[Alexander Avtanski] has put together a nice clock to meet all your interstellar travel needs. Besides being another PIC based timer, this is a neat little project because it incorporates pretty much every feature you could think of when building a clock for our solar sytem. For example, it has 16 independent timers and alarms, it can simultaneously give the time for multiple planets, as well as keep track of other stellar events like the eye of Jupiter or the phases of the moon. To get this project off the ground [Alex] reverse engineered an old dial up modem to serve as an enclosure and power supply and then added in a rechargeable battery so that his his interstellar clock wasn’t tied to a wall.
[Crabfu] pulled off some great chassis work on top of a remote control drivetrain. His most recent build turns the tiny traveler into a lunar rover complete with passenger and a communications array. For this he’s sourced the parts from a toy but boosted the realism with hand-painted details that leave us in awe. His previous project sourced the body from a model truck kit. Once again, it’s the paint work that makes us envious of his skills.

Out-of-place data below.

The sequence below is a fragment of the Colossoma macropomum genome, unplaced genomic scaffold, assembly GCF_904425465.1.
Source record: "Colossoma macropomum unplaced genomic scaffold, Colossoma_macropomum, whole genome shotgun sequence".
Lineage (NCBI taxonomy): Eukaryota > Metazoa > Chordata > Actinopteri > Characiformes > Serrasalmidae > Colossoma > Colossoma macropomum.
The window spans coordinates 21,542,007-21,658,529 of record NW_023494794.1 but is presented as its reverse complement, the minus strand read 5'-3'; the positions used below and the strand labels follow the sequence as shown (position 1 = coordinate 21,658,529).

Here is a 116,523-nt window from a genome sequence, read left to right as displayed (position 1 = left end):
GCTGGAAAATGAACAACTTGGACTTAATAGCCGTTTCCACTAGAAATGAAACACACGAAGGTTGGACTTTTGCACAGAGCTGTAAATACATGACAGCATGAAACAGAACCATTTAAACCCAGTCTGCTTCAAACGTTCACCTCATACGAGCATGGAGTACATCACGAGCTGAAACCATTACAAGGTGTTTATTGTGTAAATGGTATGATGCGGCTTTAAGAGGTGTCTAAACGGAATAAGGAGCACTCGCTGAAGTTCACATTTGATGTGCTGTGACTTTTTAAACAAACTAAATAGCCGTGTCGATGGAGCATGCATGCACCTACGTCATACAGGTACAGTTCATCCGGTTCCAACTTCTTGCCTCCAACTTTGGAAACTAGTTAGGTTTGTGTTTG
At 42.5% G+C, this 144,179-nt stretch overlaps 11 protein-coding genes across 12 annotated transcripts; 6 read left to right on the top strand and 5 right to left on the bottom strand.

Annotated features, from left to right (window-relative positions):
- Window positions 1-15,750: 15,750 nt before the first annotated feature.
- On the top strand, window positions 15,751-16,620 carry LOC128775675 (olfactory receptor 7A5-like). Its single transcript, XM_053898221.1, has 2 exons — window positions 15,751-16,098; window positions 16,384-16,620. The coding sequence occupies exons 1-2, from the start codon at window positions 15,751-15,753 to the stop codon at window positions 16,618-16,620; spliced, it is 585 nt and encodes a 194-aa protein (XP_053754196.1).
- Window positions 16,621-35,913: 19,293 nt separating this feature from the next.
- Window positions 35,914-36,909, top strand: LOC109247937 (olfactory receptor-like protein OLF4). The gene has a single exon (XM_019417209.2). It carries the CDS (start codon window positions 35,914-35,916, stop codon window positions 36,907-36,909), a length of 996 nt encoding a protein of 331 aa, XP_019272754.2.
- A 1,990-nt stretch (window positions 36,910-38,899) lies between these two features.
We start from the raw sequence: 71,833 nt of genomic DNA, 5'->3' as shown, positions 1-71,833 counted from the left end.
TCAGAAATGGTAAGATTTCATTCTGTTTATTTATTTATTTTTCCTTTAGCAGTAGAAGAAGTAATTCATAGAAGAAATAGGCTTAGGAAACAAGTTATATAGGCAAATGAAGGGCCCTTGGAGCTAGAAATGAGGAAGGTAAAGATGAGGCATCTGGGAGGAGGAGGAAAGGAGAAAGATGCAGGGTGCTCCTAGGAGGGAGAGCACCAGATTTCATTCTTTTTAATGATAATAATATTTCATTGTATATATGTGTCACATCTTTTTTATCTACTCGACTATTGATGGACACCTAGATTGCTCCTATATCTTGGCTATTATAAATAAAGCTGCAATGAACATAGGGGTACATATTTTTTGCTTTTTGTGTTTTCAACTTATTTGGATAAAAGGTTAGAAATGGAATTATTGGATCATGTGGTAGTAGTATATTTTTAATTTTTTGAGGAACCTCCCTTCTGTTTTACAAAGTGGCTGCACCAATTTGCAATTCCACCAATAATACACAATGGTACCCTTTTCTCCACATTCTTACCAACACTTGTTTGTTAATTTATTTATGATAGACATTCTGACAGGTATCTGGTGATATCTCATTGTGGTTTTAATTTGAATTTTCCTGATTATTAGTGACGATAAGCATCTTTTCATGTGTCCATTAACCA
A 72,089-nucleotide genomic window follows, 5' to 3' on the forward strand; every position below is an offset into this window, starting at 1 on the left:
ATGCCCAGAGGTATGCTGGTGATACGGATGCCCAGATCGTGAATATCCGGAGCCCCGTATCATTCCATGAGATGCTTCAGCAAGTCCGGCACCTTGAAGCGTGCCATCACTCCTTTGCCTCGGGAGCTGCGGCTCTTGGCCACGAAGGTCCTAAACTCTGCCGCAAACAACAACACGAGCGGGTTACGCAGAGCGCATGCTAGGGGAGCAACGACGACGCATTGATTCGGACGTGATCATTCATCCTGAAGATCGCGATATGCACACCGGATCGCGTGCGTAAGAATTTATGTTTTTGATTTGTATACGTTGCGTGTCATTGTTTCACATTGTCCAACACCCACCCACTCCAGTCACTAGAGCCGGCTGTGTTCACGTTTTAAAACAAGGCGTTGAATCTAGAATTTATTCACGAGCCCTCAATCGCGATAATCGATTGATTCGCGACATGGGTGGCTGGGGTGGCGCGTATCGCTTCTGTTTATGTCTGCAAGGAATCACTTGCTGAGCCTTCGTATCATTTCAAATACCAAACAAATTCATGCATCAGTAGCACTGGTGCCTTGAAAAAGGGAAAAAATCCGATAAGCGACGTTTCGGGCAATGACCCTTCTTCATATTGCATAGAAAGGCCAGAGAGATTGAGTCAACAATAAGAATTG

Both projects conceal a Losi 1/24 scale micro rock crawler that provides for some incredible locomotion. See video of both builds after the break.
Continue reading “Amazing chassis hacks”
When you’ve got problems with your lunar rover you can’t just “trust the Midas touch”. Every unexpected repair that happens outside of the Earth’s atmosphere is a hack and it seems the common ingredient in each one is Duct tape. If you’ve seen the movie Apollo 13 you know it was used in making a square carbon dioxide filter fit into a round filter socket. [XD] let us know about another hack where NASA used Duct tape to replace a fender on the lunar rover during the Apollo 17 mission.
The rover kicks up a lot of moon dust as it cruises around on its wire tires. When a rear fender started to come loose it was secured with duct tape. We delighted in watching a moon-man tear off chunks of tape for the fix, shown in the video after the break. When the fender finally flew off of the vehicle, the engineers on the ground came up with a way to replace it using laminated maps and more duct tape.
We’ve been critical of the use of duct tape in the past. But when you’re in a bind, accept no substitutes.
Continue reading “Lunar auto repair depends on the sticky stuff”